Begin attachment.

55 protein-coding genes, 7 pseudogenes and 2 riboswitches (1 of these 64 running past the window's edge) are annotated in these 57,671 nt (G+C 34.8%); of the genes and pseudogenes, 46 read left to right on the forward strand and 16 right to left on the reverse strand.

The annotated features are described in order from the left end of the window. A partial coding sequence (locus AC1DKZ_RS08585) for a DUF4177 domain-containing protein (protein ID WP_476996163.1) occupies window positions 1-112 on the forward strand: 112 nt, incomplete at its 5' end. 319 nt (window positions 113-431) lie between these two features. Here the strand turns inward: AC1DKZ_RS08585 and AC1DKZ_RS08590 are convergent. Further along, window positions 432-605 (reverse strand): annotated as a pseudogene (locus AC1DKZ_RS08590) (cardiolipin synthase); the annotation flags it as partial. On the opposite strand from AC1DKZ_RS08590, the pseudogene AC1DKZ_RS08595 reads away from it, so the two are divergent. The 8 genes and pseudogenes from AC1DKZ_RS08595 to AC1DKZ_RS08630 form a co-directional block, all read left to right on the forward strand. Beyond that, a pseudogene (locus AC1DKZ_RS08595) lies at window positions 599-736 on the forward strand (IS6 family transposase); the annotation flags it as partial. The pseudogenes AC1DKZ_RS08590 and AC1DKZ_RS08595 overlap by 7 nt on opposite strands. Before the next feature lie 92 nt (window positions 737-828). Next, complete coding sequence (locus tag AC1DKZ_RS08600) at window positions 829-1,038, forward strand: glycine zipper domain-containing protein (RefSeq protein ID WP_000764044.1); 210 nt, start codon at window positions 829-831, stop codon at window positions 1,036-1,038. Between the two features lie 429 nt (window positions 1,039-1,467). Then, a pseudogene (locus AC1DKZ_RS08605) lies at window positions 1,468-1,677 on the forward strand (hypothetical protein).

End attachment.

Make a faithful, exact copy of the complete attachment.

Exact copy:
55 protein-coding genes, 7 pseudogenes and 2 riboswitches (1 of these 64 running past the window's edge) are annotated in these 57,671 nt (G+C 34.8%); of the genes and pseudogenes, 46 read left to right on the forward strand and 16 right to left on the reverse strand.

The annotated features are described in order from the left end of the window. A partial coding sequence (locus AC1DKZ_RS08585) for a DUF4177 domain-containing protein (protein ID WP_476996163.1) occupies window positions 1-112 on the forward strand: 112 nt, incomplete at its 5' end. 319 nt (window positions 113-431) lie between these two features. Here the strand turns inward: AC1DKZ_RS08585 and AC1DKZ_RS08590 are convergent. Further along, window positions 432-605 (reverse strand): annotated as a pseudogene (locus AC1DKZ_RS08590) (cardiolipin synthase); the annotation flags it as partial. On the opposite strand from AC1DKZ_RS08590, the pseudogene AC1DKZ_RS08595 reads away from it, so the two are divergent. The 8 genes and pseudogenes from AC1DKZ_RS08595 to AC1DKZ_RS08630 form a co-directional block, all read left to right on the forward strand. Beyond that, a pseudogene (locus AC1DKZ_RS08595) lies at window positions 599-736 on the forward strand (IS6 family transposase); the annotation flags it as partial. The pseudogenes AC1DKZ_RS08590 and AC1DKZ_RS08595 overlap by 7 nt on opposite strands. Before the next feature lie 92 nt (window positions 737-828). Next, complete coding sequence (locus tag AC1DKZ_RS08600) at window positions 829-1,038, forward strand: glycine zipper domain-containing protein (RefSeq protein ID WP_000764044.1); 210 nt, start codon at window positions 829-831, stop codon at window positions 1,036-1,038. Between the two features lie 429 nt (window positions 1,039-1,467). Then, a pseudogene (locus AC1DKZ_RS08605) lies at window positions 1,468-1,677 on the forward strand (hypothetical protein).